Welcome to A Life Examined

What is the examined life? A life worth living! As I look at the road ahead, I take all the baggage from the past and use it as experience - the pain and the passion, the sorrow and the joy - allowing it to carve wisdom into my mind and hope into my spirit.
There is no experience that can't be useful to me at some point in my life. There is no lesson learned that cannot make a contribution to the future.
A tiny drop of water is a part of the ocean. A tiny speck in the night sky is a ginormous star in the distance. It all depends on perspective.
So, this examined life is to offer reflections in the hope of discussing things which are of value to myself and to others.
Love, Sarah






Thursday, 17 January 2013

Hopeful Heart with Too Much Too Soon - warning: this post is not totally optimistic



One key to ease in blogging, I'm convinced, is knowing in advance of a deadline what you want to write about. I should have chosen a title last week but I had too many ideas and hadn't settled on one. Now, the deadline has arrived and I've got even more ideas... but I've whittled it all down to one topic: Hopeful Heart.

When I think of hope I think it belongs most to Youth. Children haven't had enough experience to look beyond the moment and we grown-ups are in the process of either realizing our hopes or revising them. So, I really think 'hope' is a key to growing from childhood into adulthood with its freedoms and its responsibilities and (especially) its anticipation of the future.

It really concerns me that so many of our youth seem to be suffering from a loss of hope at the time in their lives when the world is supposed to be their 'oyster' and the realization of dreams and ambitions are expected to come forth in only a matter of time.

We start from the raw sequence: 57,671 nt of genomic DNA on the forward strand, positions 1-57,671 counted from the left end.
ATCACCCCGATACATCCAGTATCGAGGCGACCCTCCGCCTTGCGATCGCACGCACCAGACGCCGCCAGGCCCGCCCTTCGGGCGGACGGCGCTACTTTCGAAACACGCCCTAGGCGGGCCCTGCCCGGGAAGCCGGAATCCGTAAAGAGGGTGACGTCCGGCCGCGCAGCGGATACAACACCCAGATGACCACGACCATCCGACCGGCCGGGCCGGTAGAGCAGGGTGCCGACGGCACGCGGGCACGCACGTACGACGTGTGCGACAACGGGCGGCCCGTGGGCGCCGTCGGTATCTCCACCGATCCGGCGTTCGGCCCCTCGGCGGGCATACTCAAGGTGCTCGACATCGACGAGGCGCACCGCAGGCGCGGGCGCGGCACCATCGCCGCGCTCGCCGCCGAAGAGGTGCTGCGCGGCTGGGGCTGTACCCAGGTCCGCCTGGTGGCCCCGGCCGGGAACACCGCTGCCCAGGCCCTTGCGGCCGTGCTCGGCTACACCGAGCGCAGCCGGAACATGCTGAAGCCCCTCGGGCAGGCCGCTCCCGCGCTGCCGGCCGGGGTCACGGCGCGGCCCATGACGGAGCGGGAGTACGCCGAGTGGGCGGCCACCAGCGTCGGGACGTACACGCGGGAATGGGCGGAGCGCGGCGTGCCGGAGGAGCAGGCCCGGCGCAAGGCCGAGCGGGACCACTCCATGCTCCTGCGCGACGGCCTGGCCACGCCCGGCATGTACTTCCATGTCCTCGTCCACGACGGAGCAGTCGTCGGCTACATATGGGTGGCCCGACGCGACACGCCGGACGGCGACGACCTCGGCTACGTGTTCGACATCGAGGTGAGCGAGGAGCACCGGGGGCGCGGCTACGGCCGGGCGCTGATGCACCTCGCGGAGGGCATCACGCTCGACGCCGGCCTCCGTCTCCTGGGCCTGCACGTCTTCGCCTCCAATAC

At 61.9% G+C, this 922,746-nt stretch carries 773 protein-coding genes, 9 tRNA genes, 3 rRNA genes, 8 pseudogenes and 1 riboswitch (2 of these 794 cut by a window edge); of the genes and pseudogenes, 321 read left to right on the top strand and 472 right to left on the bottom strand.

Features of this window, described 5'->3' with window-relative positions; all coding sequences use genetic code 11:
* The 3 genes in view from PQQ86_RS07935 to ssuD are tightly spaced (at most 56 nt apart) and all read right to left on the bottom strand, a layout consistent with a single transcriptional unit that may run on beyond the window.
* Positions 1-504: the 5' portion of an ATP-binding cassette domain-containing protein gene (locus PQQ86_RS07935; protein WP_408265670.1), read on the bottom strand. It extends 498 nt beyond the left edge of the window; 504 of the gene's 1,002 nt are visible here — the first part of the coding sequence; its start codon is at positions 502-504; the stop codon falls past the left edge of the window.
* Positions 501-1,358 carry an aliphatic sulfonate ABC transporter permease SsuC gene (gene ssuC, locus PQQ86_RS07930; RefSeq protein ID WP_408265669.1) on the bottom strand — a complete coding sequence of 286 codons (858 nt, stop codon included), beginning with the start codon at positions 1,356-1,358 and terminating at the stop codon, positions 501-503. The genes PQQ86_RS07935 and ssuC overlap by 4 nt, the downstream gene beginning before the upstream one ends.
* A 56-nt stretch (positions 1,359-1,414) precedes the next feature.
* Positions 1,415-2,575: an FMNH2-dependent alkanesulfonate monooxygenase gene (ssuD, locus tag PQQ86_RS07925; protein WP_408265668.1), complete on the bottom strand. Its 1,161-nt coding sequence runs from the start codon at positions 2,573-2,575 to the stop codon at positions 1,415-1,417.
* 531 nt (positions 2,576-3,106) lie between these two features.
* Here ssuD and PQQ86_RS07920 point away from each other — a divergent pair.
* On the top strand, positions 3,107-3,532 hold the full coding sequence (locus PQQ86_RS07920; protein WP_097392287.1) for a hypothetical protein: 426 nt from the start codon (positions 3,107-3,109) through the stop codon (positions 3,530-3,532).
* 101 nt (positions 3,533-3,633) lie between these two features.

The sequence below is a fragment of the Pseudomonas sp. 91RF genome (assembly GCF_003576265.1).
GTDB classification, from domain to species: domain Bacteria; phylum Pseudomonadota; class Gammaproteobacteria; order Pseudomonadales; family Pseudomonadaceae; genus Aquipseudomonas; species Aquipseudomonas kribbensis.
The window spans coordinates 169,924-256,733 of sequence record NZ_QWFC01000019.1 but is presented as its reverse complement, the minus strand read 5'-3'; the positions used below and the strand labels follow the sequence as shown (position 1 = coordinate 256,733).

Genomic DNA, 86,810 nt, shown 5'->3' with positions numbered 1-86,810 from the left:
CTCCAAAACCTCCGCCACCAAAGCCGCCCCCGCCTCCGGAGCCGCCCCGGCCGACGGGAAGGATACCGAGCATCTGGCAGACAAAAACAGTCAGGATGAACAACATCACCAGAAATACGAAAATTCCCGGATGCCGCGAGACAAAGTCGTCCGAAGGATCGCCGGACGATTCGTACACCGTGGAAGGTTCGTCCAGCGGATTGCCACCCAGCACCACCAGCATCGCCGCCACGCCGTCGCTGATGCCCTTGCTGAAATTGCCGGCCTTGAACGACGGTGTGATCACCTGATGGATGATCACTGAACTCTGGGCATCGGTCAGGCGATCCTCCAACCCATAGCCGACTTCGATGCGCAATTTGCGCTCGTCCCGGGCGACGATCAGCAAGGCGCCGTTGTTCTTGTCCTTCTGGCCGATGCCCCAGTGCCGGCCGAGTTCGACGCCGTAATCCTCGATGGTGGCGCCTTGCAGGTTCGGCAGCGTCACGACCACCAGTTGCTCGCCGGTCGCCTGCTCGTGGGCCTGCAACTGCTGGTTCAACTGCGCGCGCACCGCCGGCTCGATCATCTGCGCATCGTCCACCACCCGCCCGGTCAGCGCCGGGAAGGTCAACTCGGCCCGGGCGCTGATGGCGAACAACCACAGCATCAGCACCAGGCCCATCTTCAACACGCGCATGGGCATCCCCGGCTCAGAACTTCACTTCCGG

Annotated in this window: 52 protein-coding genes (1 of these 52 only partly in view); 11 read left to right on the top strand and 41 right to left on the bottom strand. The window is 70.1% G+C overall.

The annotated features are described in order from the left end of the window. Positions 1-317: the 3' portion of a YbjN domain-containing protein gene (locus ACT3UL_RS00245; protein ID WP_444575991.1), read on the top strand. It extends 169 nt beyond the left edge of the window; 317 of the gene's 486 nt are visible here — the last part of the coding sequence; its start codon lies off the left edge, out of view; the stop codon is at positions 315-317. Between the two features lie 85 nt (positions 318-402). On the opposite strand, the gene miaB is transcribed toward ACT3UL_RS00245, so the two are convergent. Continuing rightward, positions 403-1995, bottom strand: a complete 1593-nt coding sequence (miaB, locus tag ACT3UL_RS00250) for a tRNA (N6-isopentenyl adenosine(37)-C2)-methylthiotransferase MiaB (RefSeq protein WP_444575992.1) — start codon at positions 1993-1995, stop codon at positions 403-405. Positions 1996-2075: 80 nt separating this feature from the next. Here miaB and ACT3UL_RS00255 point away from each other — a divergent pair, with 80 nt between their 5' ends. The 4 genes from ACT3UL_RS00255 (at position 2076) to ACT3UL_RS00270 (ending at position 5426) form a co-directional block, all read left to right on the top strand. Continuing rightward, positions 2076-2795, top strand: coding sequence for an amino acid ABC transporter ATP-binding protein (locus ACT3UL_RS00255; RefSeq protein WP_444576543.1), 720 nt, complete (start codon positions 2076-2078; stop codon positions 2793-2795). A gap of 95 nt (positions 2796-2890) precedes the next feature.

Today more than ever before youth seem to be struggling with Mental Health. While prosperity in the West is abundant (in spite of economic meltdown) and freedom has been hard fought and won, why are so many kids so full of despair?

Since the 1960's there has been an explosion in the development of human rights, women's lib and sexual freedom. But as with any explosion there is fall-out. I think that although it's taken a couple of generations, the fallout is being revealed now. The sexual revolution is revealing negative side affects on kids today. We see it in the rising rates of depression, despair and suicide.

What do we value most in our lives? I reckon we spend money on education, time on careers but it is in our relationships that we find our greatest meaning and sense of purpose. And while adolescents and young adults are developing their self image, it is their relationships that help to shape this image.

Some peer relationships that kids engage in are just too demanding or sophisticated for their level of emotional experience or capacity. I think a real problem arises when sexual intimacy accompanies emotional intimacy when emotional maturity is still at a developmental stage... some relationships are just too much to handle. When a completely intimate relationship ends, the youth is exposed to a bitter reality that romance, intimacy may not be all that is expected. This disillusionment is, for some, too much to handle and some of these kids sink into despair. Though the moral freedom of the day does not provoke shame, the emotional intensity of the relationship, and of its demise, creates a sense of inadequacy or disappointment (or both) that then pervades the psyche of the youth.

I am linking the freedom and encouragement kids experience in expressing their sexual freedom to their lack of emotional readiness and in doing the addition I come up with this equation:
youth + emotional intimacy + sexual intimacy = disillusionment + loss of hope.